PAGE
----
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Deep in bank debt? Why bankruptcy isn’t always the answer

It’s a common occurrence. We have clients referred to us who owe large debts – sometimes several debts – to a bank and they’re simply unable to pay them.

How does this happen? Some of the reasons we come across most often are:

1. The client has guaranteed a debt owed by a company which has gone into liquidation. Often the liquidation process means the lending bank will not get paid in full, even if the bank has security over the company’s assets. This can result in a large shortfall to the bank, which the directors will be required to pay under personal guarantees.

2. The client owns properties which are worth less than the mortgages, or has sold property at a loss resulting in a shortfall to the bank. We have recently seen an increase in the number of these cases from the mining regions, where property prices have significantly declined. For example, the median house price in Moranbah, Queensland dropped from $750,000 in 2012, to just $160,000 in 2016.

Often, individuals who owe large debts to a bank and are unable to pay will opt for bankruptcy. This generally means the person is released from their debts, but also has to deal with the negative consequences of bankruptcy and the long-term effect it can have on their credit rating.

What else can be done?

We regularly assist clients in these predicaments. Often they believe bankruptcy is their only option. But in some circumstances, there are alternatives. It can be possible to negotiate a settlement arrangement with the bank rather than going down the path of bankruptcy.

Every case is different, but if a debt settlement is possible the approach we usually adopt involves providing a bank with a full summary of the client’s financial position, often with a comparison estimate of the return to the bank if the client goes bankrupt. That said, the settlement offer also has to be manageable for the client, so they don’t end up having to fall back on bankruptcy or potentially other types of formal insolvency arrangements to avoid bankruptcy which will affect their credit rating.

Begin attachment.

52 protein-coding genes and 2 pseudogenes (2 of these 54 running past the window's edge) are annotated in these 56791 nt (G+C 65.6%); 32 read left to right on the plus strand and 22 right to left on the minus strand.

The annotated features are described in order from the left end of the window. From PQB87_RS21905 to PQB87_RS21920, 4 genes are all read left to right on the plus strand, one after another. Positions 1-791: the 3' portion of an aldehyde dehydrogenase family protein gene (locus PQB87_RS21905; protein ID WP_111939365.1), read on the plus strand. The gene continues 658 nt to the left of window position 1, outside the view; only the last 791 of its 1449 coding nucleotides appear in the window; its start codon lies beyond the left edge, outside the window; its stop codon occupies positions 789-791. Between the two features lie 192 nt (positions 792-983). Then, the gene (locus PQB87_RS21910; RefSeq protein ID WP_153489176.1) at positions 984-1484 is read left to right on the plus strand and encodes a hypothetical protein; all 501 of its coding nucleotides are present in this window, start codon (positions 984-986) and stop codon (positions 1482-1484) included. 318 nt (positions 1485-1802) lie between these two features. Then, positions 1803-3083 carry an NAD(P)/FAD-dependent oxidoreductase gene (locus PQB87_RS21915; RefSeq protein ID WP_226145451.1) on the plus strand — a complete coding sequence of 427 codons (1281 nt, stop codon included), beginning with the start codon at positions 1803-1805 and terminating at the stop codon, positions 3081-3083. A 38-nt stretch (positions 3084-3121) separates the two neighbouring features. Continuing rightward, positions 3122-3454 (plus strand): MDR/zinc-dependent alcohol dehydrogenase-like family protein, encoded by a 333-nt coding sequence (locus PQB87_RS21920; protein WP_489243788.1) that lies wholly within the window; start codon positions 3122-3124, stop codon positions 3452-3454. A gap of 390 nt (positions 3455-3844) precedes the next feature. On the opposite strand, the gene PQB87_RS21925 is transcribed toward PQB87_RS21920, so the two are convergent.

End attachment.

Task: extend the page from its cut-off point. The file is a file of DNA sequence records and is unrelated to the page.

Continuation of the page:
Success stories from our clients 

1. Settling shortfalls for devalued properties in Moranbah

Our client had bought two investment properties in Moranbah in 2012 for over $1.2 million. He could no longer afford the mortgage repayments when the rent being received for the properties halved between 2012 and 2016.

We arranged for the client to hand the keys back to the bank. The bank then sold the properties for about $160,000 each. Upon the properties’ sale, the bank suffered a shortfall of over $850,000.

The client had $32,000 in the bank. If he had declared bankruptcy, he would have had to pay that amount to his trustees along with about $55,000 from his income over the next three years.

We approached the bank with an offer of settlement which we believed would result in a better return to for the bank compared to bankruptcy. After some negotiation, the bank agreed to accept $57,000 to settle a debt of over $850,000, with $25,000 of the settlement amount to be paid up front and the remaining $32,000 to be paid by instalments over two years.

2. Bank guarantee debt for a failed business

We worked with a client who owed over $1.5 million to a number of creditors as a result of a failed business venture, as well as shortfalls suffered on a number of property sales.  The client was referred to us by his accountant who had recommended he go bankrupt.

Upon us reviewing the client’s financial circumstances we identified that:

1. His major debt was $1.25 million which he owed to one of the major banks

2. He had limited personal assets which would be able to be sold in bankruptcy; and

3. If he went bankrupt there would be little or no return to creditors

The client was able to borrow some funds from family members and on his behalf we proceeded to make offers of settlement directly to creditors, based on the fact that if the client was made bankrupt, the creditors would receive little or no return.  We focused our efforts on settling the $1.25 million debt owed to the major bank first, as settling this debt would lead to better prospects of resolving the other, smaller debts.

We put an offer to the bank and carried out negotiations with them and they subsequently agreed to accept an amount, which was less than $70,000, compared to the initial debt of $1.25 million. Once this settlement was agreed to, the client had the best possible chance of arranging settlements with remaining creditors, which totalled approximately $250,000.

How we can help you

In each of the above cases, we were able to come to an agreeable resolution which offered a better outcome for the creditors and helped our clients avoid bankruptcy altogether.

So if you need help getting out of a tricky financial situation like the two clients mentioned here, contact us and we’ll do our best to negotiate an arrangement to help you avoid bankruptcy.

 

GET IN TOUCH

We’re happy to answer any questions you may have, so please don’t hesitate to call us and schedule a consultation.

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Fax: 07 3221 8885

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